Fred Barton and the Warlords' Horses of China: How an American Cowboy Brought the Old West to the Far East

* Read # Fred Barton and the Warlords Horses of China: How an American Cowboy Brought the Old West to the Far East by Larry Weirather ½ eBook or Kindle ePUB. Fred Barton and the Warlords Horses of China: How an American Cowboy Brought the Old West to the Far East Barton later assembled a group of American rodeo stars and drove horses across Mongolia for the war-lords of northern China, creating a 250,000 acre ranch in Shanxi Province. In the years before World War I, Montana cowboy Fred Barton was employed by Czar Nicholas II to help establish a horse ranch--the largest in the world--in Siberia to supply the Russian military. Returning to America, he married one of the wealthiest widows in the Southwest and hobnobbed with Western film stars at a time whe

Fred Barton and the Warlords' Horses of China: How an American Cowboy Brought the Old West to the Far East

Author :
Rating : 4.49 (607 Votes)
Asin : 0786499133
Format Type : paperback
Number of Pages : 236 Pages
Publish Date : 2015-11-26
Language : English

DESCRIPTION:

About the AuthorLarry Weirather lives in Vancouver, Washington, and is a professor emeritus of popular culture at Clark College. . He has published articles in The Journal of Popular Culture and The Popular Culture Review and served as editor for various literary magazines

"Wort the read" according to JT. Worth the readVery interesting life. B. Cawley said A Story of Montana and China and Horses. An epic may be described ass a prose narrative which recounts the deeds of a legendary person. Such may be applied to Larry Weirather's nonfiction piece, Fred Barton and the Warlords' Horses of China. While not exactly legendary, Fred Barton certainly made his mark on the histories of two continents. The subtitle of the work gives some slight indication of that fact - How an American Cowboy Brought the Old West to the Far East. Given the author's b. An epic story brought out of the shadows Ah, such days of high adventure. This is a fantastic hitherto-untold story. I've read more than a hundred books on China and not come across this subject before. The previous reviewer has a point about the chapters dealing with Barton post-1937 (when he left China) as they are less interesting, but this is a minor quibble compared to what the author has uncovered and the incredible story he has told.The book gives a wonderful panorama of China duri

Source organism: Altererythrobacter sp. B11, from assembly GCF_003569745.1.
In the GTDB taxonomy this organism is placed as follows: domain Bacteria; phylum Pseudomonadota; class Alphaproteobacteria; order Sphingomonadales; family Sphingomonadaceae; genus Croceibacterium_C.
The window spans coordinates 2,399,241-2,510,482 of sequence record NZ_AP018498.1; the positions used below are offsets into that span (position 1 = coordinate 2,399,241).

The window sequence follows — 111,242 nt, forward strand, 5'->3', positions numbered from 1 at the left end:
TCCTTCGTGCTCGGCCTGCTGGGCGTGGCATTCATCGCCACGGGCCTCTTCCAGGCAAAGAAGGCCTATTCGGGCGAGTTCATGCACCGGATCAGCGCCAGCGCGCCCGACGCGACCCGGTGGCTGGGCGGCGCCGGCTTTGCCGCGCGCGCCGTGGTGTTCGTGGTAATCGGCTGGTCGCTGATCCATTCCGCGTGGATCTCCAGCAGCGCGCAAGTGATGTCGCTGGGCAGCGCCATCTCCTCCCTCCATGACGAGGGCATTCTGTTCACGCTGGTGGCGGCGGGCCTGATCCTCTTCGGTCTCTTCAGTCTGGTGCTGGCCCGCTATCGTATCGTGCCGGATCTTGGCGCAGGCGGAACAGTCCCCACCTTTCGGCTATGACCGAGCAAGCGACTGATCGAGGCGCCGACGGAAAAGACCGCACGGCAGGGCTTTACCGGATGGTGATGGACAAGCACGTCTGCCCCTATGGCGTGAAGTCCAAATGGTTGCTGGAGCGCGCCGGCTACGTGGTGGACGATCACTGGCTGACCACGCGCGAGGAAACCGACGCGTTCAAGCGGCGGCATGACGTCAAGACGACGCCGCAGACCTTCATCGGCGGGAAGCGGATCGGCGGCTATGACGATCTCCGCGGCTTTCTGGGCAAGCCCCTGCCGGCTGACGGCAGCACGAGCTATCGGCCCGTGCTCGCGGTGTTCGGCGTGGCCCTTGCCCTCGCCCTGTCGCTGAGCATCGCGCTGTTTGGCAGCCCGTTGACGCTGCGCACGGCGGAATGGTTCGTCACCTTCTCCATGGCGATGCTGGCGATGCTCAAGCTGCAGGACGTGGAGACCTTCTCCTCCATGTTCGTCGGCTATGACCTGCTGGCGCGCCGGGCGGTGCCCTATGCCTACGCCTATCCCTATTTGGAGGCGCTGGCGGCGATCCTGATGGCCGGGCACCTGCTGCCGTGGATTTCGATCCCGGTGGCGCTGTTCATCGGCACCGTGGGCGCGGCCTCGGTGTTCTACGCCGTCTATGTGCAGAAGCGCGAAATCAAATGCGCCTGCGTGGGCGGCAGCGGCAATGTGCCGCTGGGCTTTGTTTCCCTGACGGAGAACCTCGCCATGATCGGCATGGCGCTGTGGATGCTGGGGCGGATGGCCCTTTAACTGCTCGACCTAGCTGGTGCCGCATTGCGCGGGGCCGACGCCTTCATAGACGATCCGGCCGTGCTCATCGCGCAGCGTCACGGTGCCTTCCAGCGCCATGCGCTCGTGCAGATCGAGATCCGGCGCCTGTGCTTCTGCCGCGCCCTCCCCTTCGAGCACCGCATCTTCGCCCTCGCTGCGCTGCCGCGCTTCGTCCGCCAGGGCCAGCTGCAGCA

Larry Weirather lives in Vancouver, Washington, and is a professor emeritus of popular culture at Clark College. . He has published articles in The Journal of Popular Culture and The Popular Culture Review and served as editor for various literary magazines

Barton later assembled a group of American rodeo stars and drove horses across Mongolia for the war-lords of northern China, creating a 250,000 acre ranch in Shanxi Province. In the years before World War I, Montana cowboy Fred Barton was employed by Czar Nicholas II to help establish a horse ranch--the largest in the world--in Siberia to supply the Russian military. Returning to America, he married one of the wealthiest widows in the Southwest and hobnobbed with Western film stars at a time when Hollywood was constructing the modern myth of the Old West, just as open range cowboy life was disappearing.. intelligence network in the Far East, bred a new type of horse from Russian, Mongolian and American stock and promoted the lifestyle of the open range cowboy. Along the way, Barton became part of an unofficial U.S

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